Thousands of people, some braving hours-long waits, glitches and politically motivated obstruction, are flocking to cast early ballots and writing the story of a pandemic-era election that may change how America votes.
Heavy turnout at early voting centers in Georgia and Texas comes as many voters elsewhere take advantage of mail-in ballots, defying President Donald Trump’s misleading attempts to cast the election as the most corrupt in history. Another of the President’s many misinformation efforts — his claim that the Obama administration spied on his team — suffered a serious blow on Tuesday when it emerged in a Washington Post report that a Justice Department probe into one key aspect of the conspiracy theory will end without even a public report.
And on Wednesday morning, NBC announced that Trump will participate in a town hall on Thursday night, setting up dueling events between him and Biden after their second debate was canceled when Trump objected to the virtual format. Biden is slated to appear in an ABC town hall.
Inspirational scenes of eager voters, in some cases in Georgia waiting eight hours to exercise their democratic rights, reflected enthusiasm on both sides at a raw moment in US history at the tail-end of a tumultuous presidential term.
Voters are facing the most difficult circumstances imaginable given the health emergency. Confidence in the election is also being challenged by court battles in a handful of states arising from apparent GOP efforts to complicate early balloting that Democratic voters prefer. There are also infrastructure problems — for example the registration portal in Virginia crashed on Tuesday on the last day when citizens can sign up to vote.
Trump and Democratic presidential nominee Joe Biden mostly concentrated Tuesday on winning votes rather than on how they will be counted.
The President corralled another large crowd in defiance of his own government’s social distancing recommendations as the pandemic takes a dark turn. He is now promising multiple rallies per day — potentially risking the health of his supporters and making it likely they will spread Covid-19 into their communities as the predicted fall spike in infections takes hold.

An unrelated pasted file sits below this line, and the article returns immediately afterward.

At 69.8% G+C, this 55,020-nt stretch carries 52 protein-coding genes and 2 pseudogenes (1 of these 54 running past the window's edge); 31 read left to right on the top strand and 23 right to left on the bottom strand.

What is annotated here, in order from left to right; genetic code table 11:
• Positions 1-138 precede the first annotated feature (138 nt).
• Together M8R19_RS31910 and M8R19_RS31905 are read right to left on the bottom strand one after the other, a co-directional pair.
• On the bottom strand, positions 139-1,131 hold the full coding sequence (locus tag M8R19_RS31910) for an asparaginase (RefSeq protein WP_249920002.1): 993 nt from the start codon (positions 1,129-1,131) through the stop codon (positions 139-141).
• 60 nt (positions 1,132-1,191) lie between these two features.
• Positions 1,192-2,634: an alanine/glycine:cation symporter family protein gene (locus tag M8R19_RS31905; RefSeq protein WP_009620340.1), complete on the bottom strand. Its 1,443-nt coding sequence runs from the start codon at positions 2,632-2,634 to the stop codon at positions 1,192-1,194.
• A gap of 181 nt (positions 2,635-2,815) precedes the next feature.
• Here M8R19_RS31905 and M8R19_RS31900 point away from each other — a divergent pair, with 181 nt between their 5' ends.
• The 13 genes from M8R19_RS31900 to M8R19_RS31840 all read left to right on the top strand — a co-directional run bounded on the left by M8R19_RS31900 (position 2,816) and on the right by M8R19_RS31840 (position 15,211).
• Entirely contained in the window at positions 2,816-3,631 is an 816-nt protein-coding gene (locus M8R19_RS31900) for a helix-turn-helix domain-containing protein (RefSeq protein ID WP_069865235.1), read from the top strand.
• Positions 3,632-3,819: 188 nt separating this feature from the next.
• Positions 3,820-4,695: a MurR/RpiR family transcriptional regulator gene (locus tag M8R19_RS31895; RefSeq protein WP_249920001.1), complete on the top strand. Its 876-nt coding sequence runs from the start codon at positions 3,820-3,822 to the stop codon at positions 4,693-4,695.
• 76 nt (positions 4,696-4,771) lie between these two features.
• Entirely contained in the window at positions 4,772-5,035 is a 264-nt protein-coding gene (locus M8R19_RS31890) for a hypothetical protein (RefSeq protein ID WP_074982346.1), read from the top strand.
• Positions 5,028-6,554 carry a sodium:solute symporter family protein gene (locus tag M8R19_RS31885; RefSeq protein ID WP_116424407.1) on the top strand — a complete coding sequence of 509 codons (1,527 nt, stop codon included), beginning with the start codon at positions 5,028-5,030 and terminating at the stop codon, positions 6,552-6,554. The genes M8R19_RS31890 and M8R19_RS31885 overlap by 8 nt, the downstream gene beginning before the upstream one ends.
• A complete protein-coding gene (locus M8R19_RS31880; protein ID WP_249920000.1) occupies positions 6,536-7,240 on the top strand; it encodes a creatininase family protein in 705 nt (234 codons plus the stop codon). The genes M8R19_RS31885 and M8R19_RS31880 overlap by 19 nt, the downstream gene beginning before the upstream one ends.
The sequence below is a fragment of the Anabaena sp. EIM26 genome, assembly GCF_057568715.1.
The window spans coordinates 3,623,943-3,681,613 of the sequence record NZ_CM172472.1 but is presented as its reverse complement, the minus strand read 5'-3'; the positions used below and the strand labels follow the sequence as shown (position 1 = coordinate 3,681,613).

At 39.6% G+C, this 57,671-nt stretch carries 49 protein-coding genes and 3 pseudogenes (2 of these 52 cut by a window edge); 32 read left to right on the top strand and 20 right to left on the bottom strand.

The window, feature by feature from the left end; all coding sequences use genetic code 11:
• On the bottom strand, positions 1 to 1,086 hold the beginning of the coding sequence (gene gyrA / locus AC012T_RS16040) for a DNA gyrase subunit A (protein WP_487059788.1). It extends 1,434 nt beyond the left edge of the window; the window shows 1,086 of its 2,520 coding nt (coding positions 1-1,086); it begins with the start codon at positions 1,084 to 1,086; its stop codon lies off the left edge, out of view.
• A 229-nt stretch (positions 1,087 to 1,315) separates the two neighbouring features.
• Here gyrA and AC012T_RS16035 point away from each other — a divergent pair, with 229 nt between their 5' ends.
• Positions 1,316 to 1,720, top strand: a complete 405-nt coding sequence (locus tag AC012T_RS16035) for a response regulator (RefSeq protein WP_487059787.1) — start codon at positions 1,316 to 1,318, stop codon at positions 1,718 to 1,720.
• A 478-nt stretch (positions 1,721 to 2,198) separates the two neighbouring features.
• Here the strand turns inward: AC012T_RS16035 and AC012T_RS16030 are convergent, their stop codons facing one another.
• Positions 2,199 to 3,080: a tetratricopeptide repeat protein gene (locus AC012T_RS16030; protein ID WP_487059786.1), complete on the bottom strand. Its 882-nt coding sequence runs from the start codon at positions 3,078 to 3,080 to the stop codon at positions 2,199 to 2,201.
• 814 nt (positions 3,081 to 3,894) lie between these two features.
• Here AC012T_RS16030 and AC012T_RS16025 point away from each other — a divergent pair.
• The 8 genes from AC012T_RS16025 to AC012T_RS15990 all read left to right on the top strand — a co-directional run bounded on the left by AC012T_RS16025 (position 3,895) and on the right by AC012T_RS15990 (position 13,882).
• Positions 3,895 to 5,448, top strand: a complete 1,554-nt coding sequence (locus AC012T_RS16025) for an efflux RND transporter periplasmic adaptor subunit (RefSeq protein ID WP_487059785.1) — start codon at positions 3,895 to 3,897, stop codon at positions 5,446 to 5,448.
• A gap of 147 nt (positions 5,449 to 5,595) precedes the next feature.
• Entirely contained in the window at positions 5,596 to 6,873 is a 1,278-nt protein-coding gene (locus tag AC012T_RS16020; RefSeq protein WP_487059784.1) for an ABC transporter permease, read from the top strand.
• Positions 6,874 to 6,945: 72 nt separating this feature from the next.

Trump’s trip to Pennsylvania Tuesday highlighted the state’s potential role as a kingmaker on November 3 and forthcoming rallies in Iowa, North Carolina and Georgia show he’s playing defense across swathes of territory he won in 2016.
Trump made a clumsy attempt to repair his support with women and suburban voters in Johnstown, a gritty Keystone State coal town where he ran strongly four years ago and which is receptive to his populist economic message and claims Democrats like Biden are to blame for an exodus of jobs.
“Suburban women, will you please like me? Please. I saved your damn neighborhood. OK?” Trump said, referring to his claims that Democrats would allow outsiders — i.e. people of color — to invade suburban areas.
The President’s event as usual featured few masks, little social distancing and open defiance of the reality of the pandemic. His decision to crank up the pace of rallies also dismayed public health experts, after the government’s top infectious diseases specialist Dr. Anthony Fauci warned on Monday that packed political rallies were “asking for trouble.”
“(This is) even beyond asking for trouble. It is very self-destructive and actually very destructive behavior,” said Dr. Peter Hotez, dean of Baylor College of Medicine’s National School of Tropical Medicine.
“Ideally, you don’t hold in-person events at this point. The numbers are going up, they are going up pretty precipitously,” Hotez told CNN’s Jake Tapper.
Biden: The only senior Trump cares about is himself
Biden followed Trump’s footsteps from the day before in Florida, another potential pivot state, seeking to accelerate the President’s ebbing support among seniors and to bash him over Covid-19.
“To Donald Trump, you’re expendable. You’re forgettable. You’re virtually nobody,” Biden told seniors in Pembroke Pines, trying to capitalize on polling that has shown him with a double digit lead among a crucial demographic that votes in reliably heavy numbers.
“It’s become painfully clear as his careless arrogant reckless Covid response has caused one of the worst tragedies in American history, the only senior Donald Trump cares about — the only senior — is senior Donald Trump,” Biden said.